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Drugs (Pharmaceuticals)

Children and Youth

Suicides and Suicide Attempts

Food and Drug Administration

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Antidepressants Restudied for Relation to Child Suicide

Published: June 20, 2004

(Page 2 of 2)

"For all of us, our anxiety levels are higher because we know that there are people invested in this one way or the other,'' said Dr. Madelyn Gould, professor of clinical public health in psychiatry. "Anything that has to do with drug treatment in kids is so emotionally charged.''

The study had its beginnings early last year when GlaxoSmithKline submitted to federal drug regulators the results of three trials of its Paxil antidepressant in teenagers and other children. The company had undertaken the studies to take advantage of a federal law that delays by six months the introduction of cheaper, generic versions of drugs when branded makers test medicines in children.


In GlaxoSmithKline's trials, depressed young people given Paxil fared no better than those given placebos. It was a disappointing result for GlaxoSmithKline but had no effect on its application for the six-month extension. Still, a reviewer at the Food and Drug Administration noticed something strange about the trials: teenagers given Paxil suffered more problems of ''emotional lability,'' or instability, than those given a placebo.

The reviewer, Dr. Andrew Mosholder, thought ''emotional lability'' was overly broad. He asked the company to resubmit its data, this time using a separate category for suicide.

That report, given in May to both American and British health authorities, was alarming. Teenagers and younger children given Paxil were much more likely to become suicidal than those given placebos. In June, both the British and American authorities warned doctors against prescribing Paxil to youngsters. Worried that the problem could extend far beyond Paxil, the F.D.A. in July asked the makers of eight other antidepressants to submit data from their studies in youngsters.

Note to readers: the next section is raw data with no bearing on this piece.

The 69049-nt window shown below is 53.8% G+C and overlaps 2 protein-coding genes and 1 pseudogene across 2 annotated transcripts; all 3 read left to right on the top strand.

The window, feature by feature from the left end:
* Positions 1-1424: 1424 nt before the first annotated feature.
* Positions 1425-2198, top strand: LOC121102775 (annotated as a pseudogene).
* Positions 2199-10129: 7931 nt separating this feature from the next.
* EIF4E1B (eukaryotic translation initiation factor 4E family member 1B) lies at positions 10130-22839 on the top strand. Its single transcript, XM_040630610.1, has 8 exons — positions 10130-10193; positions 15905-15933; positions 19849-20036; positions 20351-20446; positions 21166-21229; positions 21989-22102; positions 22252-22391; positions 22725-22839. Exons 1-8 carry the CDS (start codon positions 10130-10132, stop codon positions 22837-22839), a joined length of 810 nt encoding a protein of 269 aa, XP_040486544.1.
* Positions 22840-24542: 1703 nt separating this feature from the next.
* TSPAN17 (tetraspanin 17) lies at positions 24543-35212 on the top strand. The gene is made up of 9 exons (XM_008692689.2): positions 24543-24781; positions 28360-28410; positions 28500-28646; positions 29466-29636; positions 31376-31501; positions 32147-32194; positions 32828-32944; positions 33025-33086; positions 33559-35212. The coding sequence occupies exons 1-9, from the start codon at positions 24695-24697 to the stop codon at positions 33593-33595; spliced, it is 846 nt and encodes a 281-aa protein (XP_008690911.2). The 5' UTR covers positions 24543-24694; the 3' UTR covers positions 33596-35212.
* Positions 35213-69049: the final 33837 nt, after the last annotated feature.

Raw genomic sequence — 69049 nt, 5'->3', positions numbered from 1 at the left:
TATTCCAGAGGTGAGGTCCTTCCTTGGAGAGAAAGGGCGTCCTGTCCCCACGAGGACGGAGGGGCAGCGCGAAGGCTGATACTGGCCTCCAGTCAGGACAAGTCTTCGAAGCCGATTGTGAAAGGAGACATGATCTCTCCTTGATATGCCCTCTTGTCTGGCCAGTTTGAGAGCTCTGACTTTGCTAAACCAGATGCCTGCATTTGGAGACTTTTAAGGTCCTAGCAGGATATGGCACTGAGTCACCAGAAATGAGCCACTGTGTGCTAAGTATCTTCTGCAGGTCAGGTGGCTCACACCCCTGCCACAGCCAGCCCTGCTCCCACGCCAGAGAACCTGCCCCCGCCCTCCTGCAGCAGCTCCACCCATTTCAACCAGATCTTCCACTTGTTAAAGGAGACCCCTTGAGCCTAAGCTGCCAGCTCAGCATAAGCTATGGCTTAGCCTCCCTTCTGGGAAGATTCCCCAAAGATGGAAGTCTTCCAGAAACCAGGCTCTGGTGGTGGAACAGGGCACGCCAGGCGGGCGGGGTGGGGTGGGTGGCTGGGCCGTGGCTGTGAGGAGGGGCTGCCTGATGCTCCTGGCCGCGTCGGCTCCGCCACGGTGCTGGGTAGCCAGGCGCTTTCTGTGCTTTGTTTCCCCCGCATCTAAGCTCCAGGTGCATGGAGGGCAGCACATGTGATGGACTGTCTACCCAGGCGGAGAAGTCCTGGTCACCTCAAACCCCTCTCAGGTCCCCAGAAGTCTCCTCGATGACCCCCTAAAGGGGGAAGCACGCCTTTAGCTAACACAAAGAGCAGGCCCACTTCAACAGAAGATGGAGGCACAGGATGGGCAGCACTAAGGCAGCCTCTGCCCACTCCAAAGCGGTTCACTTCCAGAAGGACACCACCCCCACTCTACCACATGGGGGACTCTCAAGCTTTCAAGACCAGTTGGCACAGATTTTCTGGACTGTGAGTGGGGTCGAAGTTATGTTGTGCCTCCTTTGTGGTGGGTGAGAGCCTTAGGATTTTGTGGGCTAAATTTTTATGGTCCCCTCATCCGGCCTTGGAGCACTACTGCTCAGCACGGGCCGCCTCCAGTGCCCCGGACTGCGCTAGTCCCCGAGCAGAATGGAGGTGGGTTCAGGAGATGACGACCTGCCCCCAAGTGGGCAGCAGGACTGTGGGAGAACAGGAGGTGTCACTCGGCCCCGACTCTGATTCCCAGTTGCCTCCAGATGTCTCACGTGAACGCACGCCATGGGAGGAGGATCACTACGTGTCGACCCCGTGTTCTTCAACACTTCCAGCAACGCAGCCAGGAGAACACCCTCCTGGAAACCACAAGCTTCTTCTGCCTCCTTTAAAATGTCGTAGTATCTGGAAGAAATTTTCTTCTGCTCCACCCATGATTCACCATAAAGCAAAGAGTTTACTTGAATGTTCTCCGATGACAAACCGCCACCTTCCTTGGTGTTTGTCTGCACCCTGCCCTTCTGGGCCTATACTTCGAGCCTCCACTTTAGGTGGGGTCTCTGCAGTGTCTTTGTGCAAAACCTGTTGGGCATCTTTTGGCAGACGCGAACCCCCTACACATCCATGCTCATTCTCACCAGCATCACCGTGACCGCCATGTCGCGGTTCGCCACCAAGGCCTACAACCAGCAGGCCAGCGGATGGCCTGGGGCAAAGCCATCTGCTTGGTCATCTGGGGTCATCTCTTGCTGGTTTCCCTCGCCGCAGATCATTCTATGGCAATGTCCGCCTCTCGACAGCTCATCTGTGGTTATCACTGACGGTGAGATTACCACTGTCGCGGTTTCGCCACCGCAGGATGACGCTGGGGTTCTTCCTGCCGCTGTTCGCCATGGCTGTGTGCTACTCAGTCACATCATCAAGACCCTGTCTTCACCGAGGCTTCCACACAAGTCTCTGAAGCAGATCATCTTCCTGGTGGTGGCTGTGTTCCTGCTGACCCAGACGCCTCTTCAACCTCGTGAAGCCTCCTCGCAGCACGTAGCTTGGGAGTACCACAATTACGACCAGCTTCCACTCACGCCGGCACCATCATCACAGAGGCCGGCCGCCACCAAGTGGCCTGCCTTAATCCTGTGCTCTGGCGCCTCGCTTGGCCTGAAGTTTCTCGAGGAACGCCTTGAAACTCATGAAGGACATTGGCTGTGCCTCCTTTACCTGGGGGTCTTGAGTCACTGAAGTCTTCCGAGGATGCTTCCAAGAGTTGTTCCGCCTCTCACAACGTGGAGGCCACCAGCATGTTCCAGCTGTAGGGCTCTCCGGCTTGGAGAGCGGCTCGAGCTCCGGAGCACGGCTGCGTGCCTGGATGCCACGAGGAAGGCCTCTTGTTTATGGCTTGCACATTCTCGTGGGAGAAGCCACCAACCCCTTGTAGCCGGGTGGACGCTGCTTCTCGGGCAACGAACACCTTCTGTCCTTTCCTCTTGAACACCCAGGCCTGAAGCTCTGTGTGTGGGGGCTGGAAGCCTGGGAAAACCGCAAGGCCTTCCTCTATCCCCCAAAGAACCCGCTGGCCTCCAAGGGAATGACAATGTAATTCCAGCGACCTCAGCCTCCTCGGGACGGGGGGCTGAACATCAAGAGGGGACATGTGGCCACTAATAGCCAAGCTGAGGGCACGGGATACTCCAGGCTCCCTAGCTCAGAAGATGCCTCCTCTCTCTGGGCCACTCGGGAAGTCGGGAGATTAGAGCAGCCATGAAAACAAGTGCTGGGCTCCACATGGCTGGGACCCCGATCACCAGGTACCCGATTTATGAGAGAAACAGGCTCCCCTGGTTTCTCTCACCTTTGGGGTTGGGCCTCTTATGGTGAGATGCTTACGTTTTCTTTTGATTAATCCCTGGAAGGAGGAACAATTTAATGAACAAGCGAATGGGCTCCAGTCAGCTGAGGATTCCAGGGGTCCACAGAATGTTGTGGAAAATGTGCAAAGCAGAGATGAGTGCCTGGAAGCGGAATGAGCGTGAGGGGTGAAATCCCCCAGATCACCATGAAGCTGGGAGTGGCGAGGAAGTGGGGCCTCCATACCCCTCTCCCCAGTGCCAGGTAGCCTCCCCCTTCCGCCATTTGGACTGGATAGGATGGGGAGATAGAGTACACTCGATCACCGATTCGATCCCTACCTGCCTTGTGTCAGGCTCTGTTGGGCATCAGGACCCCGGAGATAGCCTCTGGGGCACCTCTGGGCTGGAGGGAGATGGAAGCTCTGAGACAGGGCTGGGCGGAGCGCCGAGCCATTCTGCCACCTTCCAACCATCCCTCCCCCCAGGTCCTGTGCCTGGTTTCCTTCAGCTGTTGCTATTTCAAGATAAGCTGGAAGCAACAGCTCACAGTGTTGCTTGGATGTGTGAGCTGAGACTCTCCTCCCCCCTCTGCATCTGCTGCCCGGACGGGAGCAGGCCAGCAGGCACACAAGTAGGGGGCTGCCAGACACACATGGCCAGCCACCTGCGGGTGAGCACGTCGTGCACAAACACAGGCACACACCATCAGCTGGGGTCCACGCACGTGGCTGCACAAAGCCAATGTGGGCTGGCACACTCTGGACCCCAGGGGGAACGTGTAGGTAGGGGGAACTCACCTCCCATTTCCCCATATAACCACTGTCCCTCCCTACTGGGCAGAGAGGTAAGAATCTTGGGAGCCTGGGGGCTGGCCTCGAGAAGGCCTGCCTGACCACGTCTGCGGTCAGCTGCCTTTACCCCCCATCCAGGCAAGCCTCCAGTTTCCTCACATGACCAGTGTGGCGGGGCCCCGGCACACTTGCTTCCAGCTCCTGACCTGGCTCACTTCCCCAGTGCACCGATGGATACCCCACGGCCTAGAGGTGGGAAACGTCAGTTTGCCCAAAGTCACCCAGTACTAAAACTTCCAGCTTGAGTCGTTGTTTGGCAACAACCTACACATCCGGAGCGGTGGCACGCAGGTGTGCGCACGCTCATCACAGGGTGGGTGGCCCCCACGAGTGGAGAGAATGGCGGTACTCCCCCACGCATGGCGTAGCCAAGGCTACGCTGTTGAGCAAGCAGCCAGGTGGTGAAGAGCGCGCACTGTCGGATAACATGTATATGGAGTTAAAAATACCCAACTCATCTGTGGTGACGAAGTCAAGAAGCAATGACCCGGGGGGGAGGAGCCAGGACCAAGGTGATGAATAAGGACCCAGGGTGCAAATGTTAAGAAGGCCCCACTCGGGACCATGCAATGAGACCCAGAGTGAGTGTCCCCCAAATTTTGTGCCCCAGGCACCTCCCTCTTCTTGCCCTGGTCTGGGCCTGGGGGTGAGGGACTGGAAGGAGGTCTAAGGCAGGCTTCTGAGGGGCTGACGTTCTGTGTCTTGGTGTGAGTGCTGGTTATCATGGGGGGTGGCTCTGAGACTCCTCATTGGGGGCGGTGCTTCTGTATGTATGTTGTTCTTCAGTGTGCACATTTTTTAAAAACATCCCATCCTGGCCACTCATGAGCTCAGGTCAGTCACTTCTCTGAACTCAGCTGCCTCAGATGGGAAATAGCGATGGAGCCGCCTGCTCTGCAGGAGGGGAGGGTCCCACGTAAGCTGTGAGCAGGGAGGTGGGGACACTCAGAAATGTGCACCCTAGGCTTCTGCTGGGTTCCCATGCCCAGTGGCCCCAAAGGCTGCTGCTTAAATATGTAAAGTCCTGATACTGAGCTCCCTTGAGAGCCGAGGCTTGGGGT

In August, Wyeth issued a warning that doctors should avoid prescribing Effexor to youngsters because it, too, seemed to cause them to become more suicidal.

By September, the agency had received the other companies' studies. Looking at them all, Dr. Mosholder concluded that children given antidepressants were almost twice as likely as those given placebos to become suicidal. He suggested the agency discourage the drugs' use in children.

It would have been a monumental step. Antidepressants are among the biggest-selling drugs in the world and have long been viewed by doctors as relatively safe. Their use in children has been soaring.

Dr. Mosholder's bosses at the Food and Drug Administration, however, said the drug company data was inconsistent and that some events termed ''possibly suicidal'' seemed innocent. Top agency officials hired the Columbia researchers to review the data, and they forbade Dr. Mosholder to speak about his conclusions to an advisory panel reviewing the matter.

The silencing of Dr. Mosholder prompted outrage among critics of antidepressants and the ongoing investigation by Senator Grassley. It also has fostered skepticism about the Columbia study. Already, Internet postings are questioning the backgrounds of the Columbia researchers. One asks whether Kelly Posner, the lead investigator, has participated in trials financed by the drug industry.

In a group interview in a conference room in the New York State Psychiatric Institute, the researchers said they were unbiased.

Dr. Posner said that she had participated in some trials sponsored by drug makers but never as a principal investigator. All of the trials involved attention deficit disorder, not depression or suicide, she said.

Her three colleagues said that they had never taken part in a drug-company trial. And they said that their study, while hugely controversial, was relatively simple: figuring out the appropriate labels to place on the behaviors in the individual cases.

"We're just dealing with a lot of pieces of paper,'' Dr. Gould said. "We're not dealing with people at all. And all the interesting questions happen once we give the data over to the F.D.A.,'' where the statistical analysis will occur.

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